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Hatteras Enterprises, Inc. v. Art Brands


November 21, 2012


The opinion of the court was delivered by: Honorable Philip S. Gutierrez, United States District Judge


Present: The Honorable Philip S. Gutierrez, United States District Judge

Wendy K. Hernandez Not Present n/a

Deputy Clerk Court Reporter Tape No.

Attorneys Present for Plaintiff(s):

Attorneys Present for Defendant(s):

Not Present

Not Present

Proceedings: (In Chambers) Order DENYING Ex Parte Application for Motion to Enforce Settlement Agreement and for Sanctions

Before the Court is Plaintiff Hatteras Enterprises, Inc.'s ex parte application for a motion to enforce a settlement agreement and for sanctions. Dkt. # 115. The Court finds the matter appropriate for decision without oral argument. See Fed. R. Civ. P. 78(b); L.R. 7-15. Having considered the papers submitted in support of and opposition to the motion, the Court DENIES the motion.


Plaintiff Hatteras Enterprises, Inc. ("Plaintiff") designs, manufactures, and distributes technology and finished goods that change color in the sunlight, including, inter alia, inks, nail polishes, toys, and beads. Compl. ¶ 19. Defendant Art Brands, LLC ("Defendant") manufactures heat applied "transfer" graphics for apparel and allegedly entered into an exclusive contract with Plaintiff to purchase screen printing ink, pay Plaintiff royalties, and provide branding credit to Plaintiff on apparel and printed material related to Plaintiff's color changing

Compl. ¶¶ 23-29. The alleged breach of that contract led to Plaintiff filing this action.

On September 13, 2012, Defendant filed a motion to enforce the parties' settlement agreement, alleging that a settlement agreement had been reached through various email communications. See Dkt. # 59. On October 25, 2012, Plaintiff filed an opposition to the motion, contending that the parties had never reached a formal settlement agreement. See Dkt. # 77. In its November 5, 2012 Reply Brief, Defendant requested that the Court enforce a separate agreement (the "Agreement"), dated October 6, 2012. See Dkt. # 106. The Court denied Defendant's motion, explaining that the Agreement post-dated the filing of Defendant's motion.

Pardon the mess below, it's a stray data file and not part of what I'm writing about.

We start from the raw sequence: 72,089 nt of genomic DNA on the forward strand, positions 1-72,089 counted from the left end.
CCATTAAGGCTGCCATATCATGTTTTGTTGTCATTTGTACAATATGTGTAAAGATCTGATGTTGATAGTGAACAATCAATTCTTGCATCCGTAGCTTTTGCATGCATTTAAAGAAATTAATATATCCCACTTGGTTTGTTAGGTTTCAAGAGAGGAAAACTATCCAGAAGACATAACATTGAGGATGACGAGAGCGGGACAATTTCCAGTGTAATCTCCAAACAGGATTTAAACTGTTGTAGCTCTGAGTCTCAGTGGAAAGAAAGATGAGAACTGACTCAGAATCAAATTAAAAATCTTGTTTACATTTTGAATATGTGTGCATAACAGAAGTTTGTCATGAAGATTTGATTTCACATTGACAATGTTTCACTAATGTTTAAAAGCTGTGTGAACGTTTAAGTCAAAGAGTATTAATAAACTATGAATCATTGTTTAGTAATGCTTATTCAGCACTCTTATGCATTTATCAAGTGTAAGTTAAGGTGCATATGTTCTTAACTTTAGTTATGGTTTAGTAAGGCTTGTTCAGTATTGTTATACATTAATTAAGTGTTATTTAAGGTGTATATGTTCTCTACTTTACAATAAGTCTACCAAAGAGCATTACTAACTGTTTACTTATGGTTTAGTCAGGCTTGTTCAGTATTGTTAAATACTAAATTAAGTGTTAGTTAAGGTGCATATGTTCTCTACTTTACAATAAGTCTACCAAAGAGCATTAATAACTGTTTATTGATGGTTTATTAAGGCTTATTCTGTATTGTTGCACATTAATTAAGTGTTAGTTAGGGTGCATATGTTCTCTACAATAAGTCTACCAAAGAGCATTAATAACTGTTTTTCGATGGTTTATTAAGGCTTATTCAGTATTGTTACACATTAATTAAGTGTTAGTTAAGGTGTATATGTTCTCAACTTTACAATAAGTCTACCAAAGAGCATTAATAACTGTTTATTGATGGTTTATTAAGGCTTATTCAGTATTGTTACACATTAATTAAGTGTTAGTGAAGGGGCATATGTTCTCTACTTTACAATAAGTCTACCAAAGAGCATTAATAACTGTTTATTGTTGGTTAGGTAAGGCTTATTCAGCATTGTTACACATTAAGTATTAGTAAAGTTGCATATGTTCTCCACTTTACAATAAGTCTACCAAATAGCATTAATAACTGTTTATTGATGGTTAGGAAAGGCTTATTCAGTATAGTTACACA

Dkt. # 110. The Court noted that the prior negotiations could only be categorized as preliminary negotiations.

Legal Standard

The law on ex parte applications is well-settled in this circuit. In order to justify ex parte relief, the moving party must establish (1) that its cause will be irreparably prejudiced if the underlying motion is heard according to regular noticed motion procedures, and (2) that it is without fault in creating the crisis that requires ex parte relief, or that the crisis occurred as a result of excusable neglect. See Mission Power Eng'g Co. v. Cont'l Cas. Co., 883 F. Supp. 488, 492 (C.D. Cal. 1995).


Plaintiff's motion is premised on the grounds that it was improper for Defendant to seek to enforce a settlement agreement and then fail to agree to the terms of that agreement.

2:19-27. However, Plaintiff knew as of the filing of its Opposition on October 25, 2012 that the parties had entered into an Agreement, as Plaintiff signed the Agreement. Dkt. # 77. If Plaintiff wished to enforce that Agreement, it should have so stated in its Opposition. Instead, Plaintiff maintained the position that no settlement had been reached. Yet now, Plaintiff seeks to enforce the Agreement. Plaintiff wholly fails to plead facts demonstrating that its change in position was due to excusable neglect. Accordingly, Plaintiff's self-made crisis does not entitle ex parte relief. See Mission Power, 883 F. Supp. at 492.

For the foregoing reasons, the Court DENIES Plaintiff's ex parte application to enforce the parties' settlement agreement without prejudice.



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